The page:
it changed: for instance, _thausa_ > _thaura_ (V:393 s.v. THUS-);
      _besû_ > _veru_ (V:352 s.v. BES-); *_olosi_ > _olozi_ > _olori
      (UT:396), as probably *_lôsê_ > _lóre_ (from LOS-, in V:370); and the
      paradigmatic case of _áze_ > _áre_, which perhaps arises ultimately from
      *_âsê_, if related to the root AS- 'warmth' mentioned in VT43:18.

      There is also noticeable the retention of _rr_, that in the early
      conception seems to yield _´r_ (see the citations of QPh above). This
      is clearly seen in the combination of _s_ + _r_. This combination is not
      explicitly regarded in QPh (it should be in the "lost" sections), but
      its effect is indirectly seen in some entries of the Lexicon: in
      PE12:79 we see _rêrô_ < _rerro_ < _res-ru_, from RESE, and in PE12:40
      _herendô_ ('brother'), from HESE, which is likely to be _hes_
      ('brother' or 'sister') + _rendo_ (== _rendo_, 'kinsman, cousin').
      These are the two words which seem to undergo rhotacism of medial _s_,
      but we see that it actually is rhotacism in a combination with another
      _r_ (or it is assimilation?), plus unvoicing of the first _s_.
      However, in later texts we see that this last step does not occur, as
      _mi-srawanwe_ > *_mirroanwe_ (deducted from pl. _mirroanwi_; X:350);
      or _cas-raya > _carrea_ (VT42:12). I must also note that _initial_ _s_ +
      _r_ is a different case, as it is clearly told in LR:1088 that _sr_- is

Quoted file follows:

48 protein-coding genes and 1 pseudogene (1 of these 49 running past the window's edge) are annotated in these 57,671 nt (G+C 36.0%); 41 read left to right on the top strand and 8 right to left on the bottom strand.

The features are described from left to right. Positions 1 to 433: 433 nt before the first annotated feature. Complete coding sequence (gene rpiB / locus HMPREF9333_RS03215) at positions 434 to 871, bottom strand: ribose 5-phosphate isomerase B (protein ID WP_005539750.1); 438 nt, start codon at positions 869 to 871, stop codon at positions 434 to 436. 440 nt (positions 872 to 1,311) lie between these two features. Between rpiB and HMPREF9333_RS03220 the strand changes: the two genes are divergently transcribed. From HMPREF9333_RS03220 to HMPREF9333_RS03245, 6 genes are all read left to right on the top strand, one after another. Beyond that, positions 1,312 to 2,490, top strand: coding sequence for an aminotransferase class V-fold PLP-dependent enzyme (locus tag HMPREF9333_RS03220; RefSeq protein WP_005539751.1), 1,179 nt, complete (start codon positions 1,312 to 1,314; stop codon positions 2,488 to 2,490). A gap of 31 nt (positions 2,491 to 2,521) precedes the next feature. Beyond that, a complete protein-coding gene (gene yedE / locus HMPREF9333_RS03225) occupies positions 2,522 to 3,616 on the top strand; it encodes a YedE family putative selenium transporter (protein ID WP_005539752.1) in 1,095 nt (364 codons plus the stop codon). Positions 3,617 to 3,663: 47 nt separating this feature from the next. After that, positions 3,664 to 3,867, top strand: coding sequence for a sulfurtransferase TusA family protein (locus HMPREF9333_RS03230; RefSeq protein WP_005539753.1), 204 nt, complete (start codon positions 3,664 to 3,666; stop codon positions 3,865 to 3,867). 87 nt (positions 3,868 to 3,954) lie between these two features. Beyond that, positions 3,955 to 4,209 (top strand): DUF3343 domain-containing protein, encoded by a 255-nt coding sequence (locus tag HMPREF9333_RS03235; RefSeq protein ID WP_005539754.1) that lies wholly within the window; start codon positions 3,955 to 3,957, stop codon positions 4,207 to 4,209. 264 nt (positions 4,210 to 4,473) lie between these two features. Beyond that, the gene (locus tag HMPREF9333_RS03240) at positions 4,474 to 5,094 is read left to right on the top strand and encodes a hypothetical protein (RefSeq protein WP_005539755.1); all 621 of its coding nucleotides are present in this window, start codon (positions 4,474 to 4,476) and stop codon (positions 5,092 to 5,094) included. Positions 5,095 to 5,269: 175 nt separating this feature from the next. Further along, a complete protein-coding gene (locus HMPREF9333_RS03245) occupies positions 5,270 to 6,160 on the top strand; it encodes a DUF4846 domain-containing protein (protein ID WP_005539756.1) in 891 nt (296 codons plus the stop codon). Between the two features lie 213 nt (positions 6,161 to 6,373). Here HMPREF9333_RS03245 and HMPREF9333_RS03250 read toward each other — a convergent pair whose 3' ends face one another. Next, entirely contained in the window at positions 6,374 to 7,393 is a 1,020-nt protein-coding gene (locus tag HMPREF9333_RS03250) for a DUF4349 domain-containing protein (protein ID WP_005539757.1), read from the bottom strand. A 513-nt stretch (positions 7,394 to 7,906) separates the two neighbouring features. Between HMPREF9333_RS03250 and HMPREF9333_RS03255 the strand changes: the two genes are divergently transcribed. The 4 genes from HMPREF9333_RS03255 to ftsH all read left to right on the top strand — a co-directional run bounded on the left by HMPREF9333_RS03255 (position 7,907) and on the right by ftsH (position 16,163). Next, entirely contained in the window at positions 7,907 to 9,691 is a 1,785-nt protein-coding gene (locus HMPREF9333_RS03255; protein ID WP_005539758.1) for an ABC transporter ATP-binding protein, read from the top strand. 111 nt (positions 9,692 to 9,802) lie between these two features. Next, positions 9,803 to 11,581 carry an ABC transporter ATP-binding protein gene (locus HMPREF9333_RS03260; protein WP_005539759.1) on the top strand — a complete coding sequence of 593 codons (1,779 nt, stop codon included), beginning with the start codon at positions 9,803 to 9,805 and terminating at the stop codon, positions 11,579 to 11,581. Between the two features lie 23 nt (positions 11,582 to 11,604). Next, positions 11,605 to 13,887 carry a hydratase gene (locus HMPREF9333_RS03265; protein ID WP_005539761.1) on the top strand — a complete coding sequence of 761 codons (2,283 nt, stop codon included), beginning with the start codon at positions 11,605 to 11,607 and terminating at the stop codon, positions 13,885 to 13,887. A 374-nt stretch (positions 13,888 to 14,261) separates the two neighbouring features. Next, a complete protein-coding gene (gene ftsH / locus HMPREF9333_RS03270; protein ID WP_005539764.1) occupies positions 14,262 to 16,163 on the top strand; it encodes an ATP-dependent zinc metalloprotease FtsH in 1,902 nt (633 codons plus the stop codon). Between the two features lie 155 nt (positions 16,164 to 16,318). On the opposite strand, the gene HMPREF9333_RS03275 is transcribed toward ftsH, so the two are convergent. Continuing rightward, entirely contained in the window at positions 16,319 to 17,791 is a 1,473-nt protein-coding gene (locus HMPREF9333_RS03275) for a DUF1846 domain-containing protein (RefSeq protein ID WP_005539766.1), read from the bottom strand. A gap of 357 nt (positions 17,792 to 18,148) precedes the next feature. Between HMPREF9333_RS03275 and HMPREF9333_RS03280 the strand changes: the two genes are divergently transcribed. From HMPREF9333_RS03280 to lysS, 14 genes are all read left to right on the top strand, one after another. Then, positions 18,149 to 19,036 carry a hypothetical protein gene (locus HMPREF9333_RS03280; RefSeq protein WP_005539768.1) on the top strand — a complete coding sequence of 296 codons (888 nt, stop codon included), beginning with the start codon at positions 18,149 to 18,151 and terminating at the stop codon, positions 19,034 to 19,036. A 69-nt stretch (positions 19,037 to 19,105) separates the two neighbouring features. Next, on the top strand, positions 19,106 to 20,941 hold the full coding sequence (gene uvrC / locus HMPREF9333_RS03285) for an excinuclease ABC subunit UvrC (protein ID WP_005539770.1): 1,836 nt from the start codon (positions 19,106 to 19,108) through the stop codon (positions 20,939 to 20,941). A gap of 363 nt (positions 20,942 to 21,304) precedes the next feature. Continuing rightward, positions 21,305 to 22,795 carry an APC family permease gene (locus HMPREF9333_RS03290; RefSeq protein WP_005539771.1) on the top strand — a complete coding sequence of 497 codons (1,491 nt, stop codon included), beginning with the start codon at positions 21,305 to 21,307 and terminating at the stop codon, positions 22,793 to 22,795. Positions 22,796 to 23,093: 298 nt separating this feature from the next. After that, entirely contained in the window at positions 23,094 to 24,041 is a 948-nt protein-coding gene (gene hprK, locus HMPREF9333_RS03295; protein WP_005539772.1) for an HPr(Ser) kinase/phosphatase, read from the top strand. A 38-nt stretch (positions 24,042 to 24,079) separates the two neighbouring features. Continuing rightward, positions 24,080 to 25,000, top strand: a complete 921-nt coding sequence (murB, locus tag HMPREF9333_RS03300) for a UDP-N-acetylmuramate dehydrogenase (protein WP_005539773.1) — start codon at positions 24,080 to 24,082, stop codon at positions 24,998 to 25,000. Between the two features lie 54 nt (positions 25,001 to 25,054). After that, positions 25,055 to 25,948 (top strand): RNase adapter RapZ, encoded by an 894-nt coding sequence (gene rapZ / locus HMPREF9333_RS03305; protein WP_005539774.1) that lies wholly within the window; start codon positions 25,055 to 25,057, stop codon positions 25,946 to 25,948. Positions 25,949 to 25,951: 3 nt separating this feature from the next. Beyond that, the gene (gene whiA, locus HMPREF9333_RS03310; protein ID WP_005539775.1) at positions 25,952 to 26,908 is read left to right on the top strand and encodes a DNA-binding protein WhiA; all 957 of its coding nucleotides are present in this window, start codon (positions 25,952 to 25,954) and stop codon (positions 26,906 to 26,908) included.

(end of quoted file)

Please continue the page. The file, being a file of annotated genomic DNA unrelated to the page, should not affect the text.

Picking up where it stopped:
the usual origin of unvoiced _r_ (in Quenya _hr_).

      But the same may be said of other combinations of consonant + _r_,
      specifically of _n_ + _r_. The name _Eler(r)ína_ is a clear example: The
      entries to EL- (V:355) and RIG- (V:383) show that it must be a
      compound of _elen_ + _rína_. Such a combination in Sindarin gave _-ðr-_
      (see _caran_ + _rass_ > _caradhras_ in LR:1087, or _elen_ + _rim_ >
      _Eledhrim_ in XI:363); I guess that this is not unique to Sindarin,
      but that it may be a common Eldarin change, that in Quenya would go
      further: _nr_ > _ðr_ > _zr_ > _rr_. _Elerína_ was spelled with single _r_
      since its first occurrence about 1938 (see V:200); this shows, I
      think, the same _rr_ > _´r_ told above. But in X:154 we see in a text of
      1951 the explicit change _Elerína_ > _Elerrína_, again to show that
      Tolkien had changed his mind on this.

      There is one more case where this might have occurred, but it is
      unclear: In his cited article, Helge Fauskanger says that, probably,
      _nyano_ in Etym. (from _nyadrô_, V:379 under NYAD-) should be read
      *_nyarro_, and that this would show a development similar to those
      that I have suggested, but with the consonant _d_: _dr_ > _ðr_ > _zr_ >
      _rr_. It looks likely, but it is also odd that in this case the _rr_ was
      retained (since Etym. is about 1937, and the idea of retaining _rr_
      in _Elerrína_ is of 1951). Is there something for casting light on it
      in the recently published "Addenda and Corrigenda to the Etymologies"?

      [I will have to defer comment until the second part of the "A&C" is
      published in _VT_ 46; but of course the reading *_nyarro_ proposed
      by Helge and others is a reasonable proposal for an apparently
      problematic form. CFH]

      Well, that's all I could gather. In spite of the amount of text I have
      written, I feel that there are many gaps of information that I don't
      know. I'll be very grateful if you are so kind to provide more
      information, and discuss my hypotheses.